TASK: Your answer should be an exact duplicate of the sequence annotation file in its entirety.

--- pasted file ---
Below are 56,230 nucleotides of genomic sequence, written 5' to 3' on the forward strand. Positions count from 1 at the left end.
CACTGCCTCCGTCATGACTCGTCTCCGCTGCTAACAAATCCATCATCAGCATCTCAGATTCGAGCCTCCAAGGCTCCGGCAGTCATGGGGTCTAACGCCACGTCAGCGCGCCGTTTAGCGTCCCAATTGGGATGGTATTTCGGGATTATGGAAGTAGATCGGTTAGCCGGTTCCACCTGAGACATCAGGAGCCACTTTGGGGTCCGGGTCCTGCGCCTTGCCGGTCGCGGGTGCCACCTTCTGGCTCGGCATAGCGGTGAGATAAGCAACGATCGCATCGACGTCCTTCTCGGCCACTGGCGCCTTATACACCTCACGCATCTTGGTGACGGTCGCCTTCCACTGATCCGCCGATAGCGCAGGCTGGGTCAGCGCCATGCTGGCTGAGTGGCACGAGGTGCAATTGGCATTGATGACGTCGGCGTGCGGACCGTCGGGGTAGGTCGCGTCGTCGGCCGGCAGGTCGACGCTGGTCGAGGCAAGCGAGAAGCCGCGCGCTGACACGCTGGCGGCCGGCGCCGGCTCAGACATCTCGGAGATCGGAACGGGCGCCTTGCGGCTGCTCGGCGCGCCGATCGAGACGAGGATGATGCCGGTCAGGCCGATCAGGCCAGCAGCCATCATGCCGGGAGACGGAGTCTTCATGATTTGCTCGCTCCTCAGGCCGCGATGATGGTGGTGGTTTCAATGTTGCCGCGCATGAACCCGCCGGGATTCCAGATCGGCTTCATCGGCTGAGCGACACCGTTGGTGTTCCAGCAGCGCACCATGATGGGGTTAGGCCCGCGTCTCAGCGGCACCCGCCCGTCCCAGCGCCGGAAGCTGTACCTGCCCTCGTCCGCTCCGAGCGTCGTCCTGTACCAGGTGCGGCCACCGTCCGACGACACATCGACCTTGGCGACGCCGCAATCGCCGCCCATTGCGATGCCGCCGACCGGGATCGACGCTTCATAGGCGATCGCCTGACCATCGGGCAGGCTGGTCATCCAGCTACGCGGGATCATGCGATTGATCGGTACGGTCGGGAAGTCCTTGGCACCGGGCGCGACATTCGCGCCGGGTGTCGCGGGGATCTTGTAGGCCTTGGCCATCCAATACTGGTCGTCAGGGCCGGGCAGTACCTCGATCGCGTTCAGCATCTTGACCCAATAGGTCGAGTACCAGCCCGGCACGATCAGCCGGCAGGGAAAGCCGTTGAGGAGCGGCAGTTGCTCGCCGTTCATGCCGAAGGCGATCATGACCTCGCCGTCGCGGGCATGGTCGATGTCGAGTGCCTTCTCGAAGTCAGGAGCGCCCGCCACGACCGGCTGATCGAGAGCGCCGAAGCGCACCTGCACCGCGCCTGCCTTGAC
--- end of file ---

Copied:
Below are 56,230 nucleotides of genomic sequence, written 5' to 3' on the forward strand. Positions count from 1 at the left end.
CACTGCCTCCGTCATGACTCGTCTCCGCTGCTAACAAATCCATCATCAGCATCTCAGATTCGAGCCTCCAAGGCTCCGGCAGTCATGGGGTCTAACGCCACGTCAGCGCGCCGTTTAGCGTCCCAATTGGGATGGTATTTCGGGATTATGGAAGTAGATCGGTTAGCCGGTTCCACCTGAGACATCAGGAGCCACTTTGGGGTCCGGGTCCTGCGCCTTGCCGGTCGCGGGTGCCACCTTCTGGCTCGGCATAGCGGTGAGATAAGCAACGATCGCATCGACGTCCTTCTCGGCCACTGGCGCCTTATACACCTCACGCATCTTGGTGACGGTCGCCTTCCACTGATCCGCCGATAGCGCAGGCTGGGTCAGCGCCATGCTGGCTGAGTGGCACGAGGTGCAATTGGCATTGATGACGTCGGCGTGCGGACCGTCGGGGTAGGTCGCGTCGTCGGCCGGCAGGTCGACGCTGGTCGAGGCAAGCGAGAAGCCGCGCGCTGACACGCTGGCGGCCGGCGCCGGCTCAGACATCTCGGAGATCGGAACGGGCGCCTTGCGGCTGCTCGGCGCGCCGATCGAGACGAGGATGATGCCGGTCAGGCCGATCAGGCCAGCAGCCATCATGCCGGGAGACGGAGTCTTCATGATTTGCTCGCTCCTCAGGCCGCGATGATGGTGGTGGTTTCAATGTTGCCGCGCATGAACCCGCCGGGATTCCAGATCGGCTTCATCGGCTGAGCGACACCGTTGGTGTTCCAGCAGCGCACCATGATGGGGTTAGGCCCGCGTCTCAGCGGCACCCGCCCGTCCCAGCGCCGGAAGCTGTACCTGCCCTCGTCCGCTCCGAGCGTCGTCCTGTACCAGGTGCGGCCACCGTCCGACGACACATCGACCTTGGCGACGCCGCAATCGCCGCCCATTGCGATGCCGCCGACCGGGATCGACGCTTCATAGGCGATCGCCTGACCATCGGGCAGGCTGGTCATCCAGCTACGCGGGATCATGCGATTGATCGGTACGGTCGGGAAGTCCTTGGCACCGGGCGCGACATTCGCGCCGGGTGTCGCGGGGATCTTGTAGGCCTTGGCCATCCAATACTGGTCGTCAGGGCCGGGCAGTACCTCGATCGCGTTCAGCATCTTGACCCAATAGGTCGAGTACCAGCCCGGCACGATCAGCCGGCAGGGAAAGCCGTTGAGGAGCGGCAGTTGCTCGCCGTTCATGCCGAAGGCGATCATGACCTCGCCGTCGCGGGCATGGTCGATGTCGAGTGCCTTCTCGAAGTCAGGAGCGCCCGCCACGACCGGCTGATCGAGAGCGCCGAAGCGCACCTGCACCGCGCCTGCCTTGAC